Mr. Rives begins his analysis with the false assumption that Richmond is an Evangelical Fundamentalist. He wants Richmond to embrace the five solae, so much so that he has abandoned the story line altogether and tries to contort the details into an anti-Catholic message. Richmond didn’t fall in love with robes and candles after the Candle restores his faith; these were things he used from the start as either an Anglican or a Methodist minister in the normal course of worship. As for liturgy, as I have already mentioned above, there wasn’t much of that depicted in the film at all. Apologist? I don’t remember him explaining how faith in a magic candle is better than faith in Christ. Consider this quote as well:

And by being touched in holy visitation, the candle undergoes transubstantiation and becomes a self-working sacrament. The person who lights it must only make a prayer, and they automatically receive their request.

Nothing in the film or the book even implies that the Candle’s substance changes, nor is there any indication that the use of the Candle makes one holy as do the Sacraments. Pastor Rives obviously has an axe to grind with Mother Church. Indeed, he goes on to accuse Lucado of wrapping a non-Christian message with Scripture, thereby “calling all pastors everywhere to leave Christ and return to the Catholic Church in Rome.”

[As an aside, since Richmond focuses so heavily on acts of kindness, I did a brief search for commentary regarding (the false dichotomy of) faith versus love (i.e. good works of charity) with respect to the story. The results were minuscule, but I did find two items worth mentioning. The first is Max Lucado’s answers to direct interview questions that broach the topic. Lucado tells us that this is a story of hope more than anything else (i.e. the third enduring thing; 1 Corinthians 13:13), and that “God enters the world in common places and does uncommon things.” He has a plan for everyone and performs his works through common people — and of course, Catholics believe that cooperation in these works is imperative to salvation.

Lou Baldwin ( draws the following conclusion in his review:

Rev. [Richmond] is a former highly effective preacher, who after suffering a personal family tragedy loses his faith in intercessory prayer, concluding that only good works count.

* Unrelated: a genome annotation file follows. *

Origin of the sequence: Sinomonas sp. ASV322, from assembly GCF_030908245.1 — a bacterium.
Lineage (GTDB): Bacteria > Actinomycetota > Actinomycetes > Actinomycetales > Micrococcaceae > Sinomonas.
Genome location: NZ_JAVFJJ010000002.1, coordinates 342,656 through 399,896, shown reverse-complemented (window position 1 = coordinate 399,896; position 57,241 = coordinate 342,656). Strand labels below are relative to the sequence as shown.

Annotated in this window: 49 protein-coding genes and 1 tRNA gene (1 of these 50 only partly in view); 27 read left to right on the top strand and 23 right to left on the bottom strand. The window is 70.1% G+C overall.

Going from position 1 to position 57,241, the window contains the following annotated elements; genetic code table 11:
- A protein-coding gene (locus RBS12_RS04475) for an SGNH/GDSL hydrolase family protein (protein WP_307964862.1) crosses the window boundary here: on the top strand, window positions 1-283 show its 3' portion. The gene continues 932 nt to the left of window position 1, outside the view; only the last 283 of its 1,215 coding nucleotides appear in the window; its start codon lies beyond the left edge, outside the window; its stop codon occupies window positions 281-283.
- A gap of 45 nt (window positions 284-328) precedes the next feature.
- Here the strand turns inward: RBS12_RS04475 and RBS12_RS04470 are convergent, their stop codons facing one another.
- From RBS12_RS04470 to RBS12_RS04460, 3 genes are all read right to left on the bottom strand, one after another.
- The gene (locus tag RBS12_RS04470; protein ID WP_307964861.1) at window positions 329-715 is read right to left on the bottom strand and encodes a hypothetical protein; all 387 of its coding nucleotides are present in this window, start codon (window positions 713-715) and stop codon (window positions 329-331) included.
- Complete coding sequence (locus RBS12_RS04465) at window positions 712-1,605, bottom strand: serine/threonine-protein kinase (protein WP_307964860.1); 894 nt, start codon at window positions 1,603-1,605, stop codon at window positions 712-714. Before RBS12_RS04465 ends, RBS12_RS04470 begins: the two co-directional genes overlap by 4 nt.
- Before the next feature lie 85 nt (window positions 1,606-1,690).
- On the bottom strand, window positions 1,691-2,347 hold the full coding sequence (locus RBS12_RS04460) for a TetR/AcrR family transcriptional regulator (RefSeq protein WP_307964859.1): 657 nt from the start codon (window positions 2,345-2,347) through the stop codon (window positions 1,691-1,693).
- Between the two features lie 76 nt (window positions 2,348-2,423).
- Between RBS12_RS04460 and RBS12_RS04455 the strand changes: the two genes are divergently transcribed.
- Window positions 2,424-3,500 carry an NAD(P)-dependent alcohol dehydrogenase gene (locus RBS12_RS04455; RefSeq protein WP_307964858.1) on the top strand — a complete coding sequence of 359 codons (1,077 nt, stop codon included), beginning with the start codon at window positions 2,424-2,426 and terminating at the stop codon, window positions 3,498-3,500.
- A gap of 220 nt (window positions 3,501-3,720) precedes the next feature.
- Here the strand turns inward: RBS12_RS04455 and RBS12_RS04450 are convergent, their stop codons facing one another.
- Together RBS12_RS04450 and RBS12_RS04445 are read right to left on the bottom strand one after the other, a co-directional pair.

Once I got over the consistent references to Rev. Richardson and the visual of him replacing the lectionary with the complete works of Stephen Covey, I recognized that Baldwin’s assessment is probably more accurate than most, but the latter part of the statement above is problematic. Only good works count for what? Salvation? That’s the usual context but that’s not what Catholics believe.]


Some consider The Christmas Candle a success because it fulfilled its purpose, to provide wholesome, family holiday entertainment. Christian reviewers have emphasized the spiritual benefits of the film, how it reminds audiences about the season of Advent, puts Christ back into Christmas without simply retelling the Nativity story, and brings Christians of all stripes together for the holidays. Those involved in the production of the movie had high expectations based on the audience feedback they’d received.

Having said that, it’s no secret that The Christmas Candle didn’t do very well at the box office, grossing somewhere in the neighborhood of $2 Million. The production quality of the film is good but its distribution was limited. It also received bad reviews across the board except, to everyone’s surprise, from the L.A. Times. Peter Sobczynski of gave the film a dismal 1.5-star review and predicts that it will sink into obscurity rather than become a “perennial” favorite.

And it should come as no surprise that any film produced by religious conservative (former) politician Rick Santorum (EchoLight Studios) is unlikely to gain much favor with the secular liberal media — and that includes the film critics. Take for example Eric Nicholson’s review in the Dallas Observer. From the title alone it is clear that he wants to firmly plant in the minds of his readers the message that Rick Santorum’s film failed. The name of the film really doesn’t matter. I’d have a little more respect for his opinion if I felt like he had actually watched the movie. According to Nicholson, it is “a holiday parable about the residents of a quaint English village protecting traditional values (a miracle-producing candle) against the forces of modernity (electricity).” If you’ve read my analysis above then you’d know that this brief synopsis misses the mark by at least a few miles. At least Nicholson didn’t resort to poking fun at Santorum’s last name.


I rarely agree with the critics on any movie and I personally refuse to accept that the intrinsic quality of a film can be measured completely by its box office earnings. I enjoyed this film greatly. It gave me an opportunity to do some research and provided an interesting backdrop for my own Advent preparation. I don’t know exactly what it will take to turn this into a “classic” in the long run, but I do look forward to its release on home video formats in early 2014.

Blog at